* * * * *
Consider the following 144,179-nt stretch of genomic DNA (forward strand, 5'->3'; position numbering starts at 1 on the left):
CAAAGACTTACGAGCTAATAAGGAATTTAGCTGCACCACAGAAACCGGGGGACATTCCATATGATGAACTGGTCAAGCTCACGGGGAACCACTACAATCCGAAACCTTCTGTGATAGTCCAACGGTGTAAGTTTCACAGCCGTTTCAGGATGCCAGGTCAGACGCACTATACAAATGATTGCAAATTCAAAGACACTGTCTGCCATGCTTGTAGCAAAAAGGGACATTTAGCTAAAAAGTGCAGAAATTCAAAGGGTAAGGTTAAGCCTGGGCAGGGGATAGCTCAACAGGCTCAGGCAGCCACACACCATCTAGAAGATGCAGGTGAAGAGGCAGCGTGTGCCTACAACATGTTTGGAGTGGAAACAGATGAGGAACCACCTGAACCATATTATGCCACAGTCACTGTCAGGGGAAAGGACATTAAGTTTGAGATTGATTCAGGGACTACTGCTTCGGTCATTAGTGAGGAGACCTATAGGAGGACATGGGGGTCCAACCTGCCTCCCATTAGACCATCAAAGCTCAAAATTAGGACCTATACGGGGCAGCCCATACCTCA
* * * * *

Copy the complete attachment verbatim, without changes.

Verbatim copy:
Consider the following 144,179-nt stretch of genomic DNA (forward strand, 5'->3'; position numbering starts at 1 on the left):
CAAAGACTTACGAGCTAATAAGGAATTTAGCTGCACCACAGAAACCGGGGGACATTCCATATGATGAACTGGTCAAGCTCACGGGGAACCACTACAATCCGAAACCTTCTGTGATAGTCCAACGGTGTAAGTTTCACAGCCGTTTCAGGATGCCAGGTCAGACGCACTATACAAATGATTGCAAATTCAAAGACACTGTCTGCCATGCTTGTAGCAAAAAGGGACATTTAGCTAAAAAGTGCAGAAATTCAAAGGGTAAGGTTAAGCCTGGGCAGGGGATAGCTCAACAGGCTCAGGCAGCCACACACCATCTAGAAGATGCAGGTGAAGAGGCAGCGTGTGCCTACAACATGTTTGGAGTGGAAACAGATGAGGAACCACCTGAACCATATTATGCCACAGTCACTGTCAGGGGAAAGGACATTAAGTTTGAGATTGATTCAGGGACTACTGCTTCGGTCATTAGTGAGGAGACCTATAGGAGGACATGGGGGTCCAACCTGCCTCCCATTAGACCATCAAAGCTCAAAATTAGGACCTATACGGGGCAGCCCATACCTCA